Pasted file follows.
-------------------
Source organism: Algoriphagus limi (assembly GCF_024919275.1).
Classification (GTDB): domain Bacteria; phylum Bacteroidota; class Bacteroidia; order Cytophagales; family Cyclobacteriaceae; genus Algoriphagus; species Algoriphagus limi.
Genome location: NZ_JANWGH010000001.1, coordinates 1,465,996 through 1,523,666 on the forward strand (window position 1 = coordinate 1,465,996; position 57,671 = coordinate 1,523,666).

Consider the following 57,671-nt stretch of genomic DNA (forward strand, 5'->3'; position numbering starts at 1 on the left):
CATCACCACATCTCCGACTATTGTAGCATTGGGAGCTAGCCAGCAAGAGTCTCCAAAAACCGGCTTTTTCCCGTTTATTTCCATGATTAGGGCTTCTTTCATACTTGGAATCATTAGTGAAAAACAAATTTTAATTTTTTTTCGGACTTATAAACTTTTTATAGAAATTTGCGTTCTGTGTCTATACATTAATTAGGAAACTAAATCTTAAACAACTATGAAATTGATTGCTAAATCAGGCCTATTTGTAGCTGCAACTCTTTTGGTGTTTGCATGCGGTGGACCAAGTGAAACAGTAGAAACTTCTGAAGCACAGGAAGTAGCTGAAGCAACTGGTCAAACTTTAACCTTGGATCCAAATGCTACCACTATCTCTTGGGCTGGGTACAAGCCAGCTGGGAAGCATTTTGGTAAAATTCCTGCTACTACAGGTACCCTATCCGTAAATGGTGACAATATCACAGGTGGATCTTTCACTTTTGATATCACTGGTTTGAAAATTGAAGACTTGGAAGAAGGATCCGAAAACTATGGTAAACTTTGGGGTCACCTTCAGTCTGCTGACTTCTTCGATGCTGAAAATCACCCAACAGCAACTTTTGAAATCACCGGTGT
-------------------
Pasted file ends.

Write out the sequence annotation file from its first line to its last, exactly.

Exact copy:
Source organism: Algoriphagus limi (assembly GCF_024919275.1).
Classification (GTDB): domain Bacteria; phylum Bacteroidota; class Bacteroidia; order Cytophagales; family Cyclobacteriaceae; genus Algoriphagus; species Algoriphagus limi.
Genome location: NZ_JANWGH010000001.1, coordinates 1,465,996 through 1,523,666 on the forward strand (window position 1 = coordinate 1,465,996; position 57,671 = coordinate 1,523,666).

Consider the following 57,671-nt stretch of genomic DNA (forward strand, 5'->3'; position numbering starts at 1 on the left):
CATCACCACATCTCCGACTATTGTAGCATTGGGAGCTAGCCAGCAAGAGTCTCCAAAAACCGGCTTTTTCCCGTTTATTTCCATGATTAGGGCTTCTTTCATACTTGGAATCATTAGTGAAAAACAAATTTTAATTTTTTTTCGGACTTATAAACTTTTTATAGAAATTTGCGTTCTGTGTCTATACATTAATTAGGAAACTAAATCTTAAACAACTATGAAATTGATTGCTAAATCAGGCCTATTTGTAGCTGCAACTCTTTTGGTGTTTGCATGCGGTGGACCAAGTGAAACAGTAGAAACTTCTGAAGCACAGGAAGTAGCTGAAGCAACTGGTCAAACTTTAACCTTGGATCCAAATGCTACCACTATCTCTTGGGCTGGGTACAAGCCAGCTGGGAAGCATTTTGGTAAAATTCCTGCTACTACAGGTACCCTATCCGTAAATGGTGACAATATCACAGGTGGATCTTTCACTTTTGATATCACTGGTTTGAAAATTGAAGACTTGGAAGAAGGATCCGAAAACTATGGTAAACTTTGGGGTCACCTTCAGTCTGCTGACTTCTTCGATGCTGAAAATCACCCAACAGCAACTTTTGAAATCACCGGTGT